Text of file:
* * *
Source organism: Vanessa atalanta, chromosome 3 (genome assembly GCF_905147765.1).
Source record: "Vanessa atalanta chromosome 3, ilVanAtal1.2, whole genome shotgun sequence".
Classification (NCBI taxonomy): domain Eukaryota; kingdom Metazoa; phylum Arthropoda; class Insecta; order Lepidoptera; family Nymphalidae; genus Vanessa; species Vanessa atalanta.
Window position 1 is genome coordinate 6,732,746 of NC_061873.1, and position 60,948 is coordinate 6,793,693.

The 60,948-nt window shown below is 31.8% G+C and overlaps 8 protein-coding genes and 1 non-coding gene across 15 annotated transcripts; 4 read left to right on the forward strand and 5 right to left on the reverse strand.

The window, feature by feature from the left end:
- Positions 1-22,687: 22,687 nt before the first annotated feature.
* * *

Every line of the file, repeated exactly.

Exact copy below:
Source organism: Vanessa atalanta, chromosome 3 (genome assembly GCF_905147765.1).
Source record: "Vanessa atalanta chromosome 3, ilVanAtal1.2, whole genome shotgun sequence".
Classification (NCBI taxonomy): domain Eukaryota; kingdom Metazoa; phylum Arthropoda; class Insecta; order Lepidoptera; family Nymphalidae; genus Vanessa; species Vanessa atalanta.
Window position 1 is genome coordinate 6,732,746 of NC_061873.1, and position 60,948 is coordinate 6,793,693.

The 60,948-nt window shown below is 31.8% G+C and overlaps 8 protein-coding genes and 1 non-coding gene across 15 annotated transcripts; 4 read left to right on the forward strand and 5 right to left on the reverse strand.

The window, feature by feature from the left end:
- Positions 1-22,687: 22,687 nt before the first annotated feature.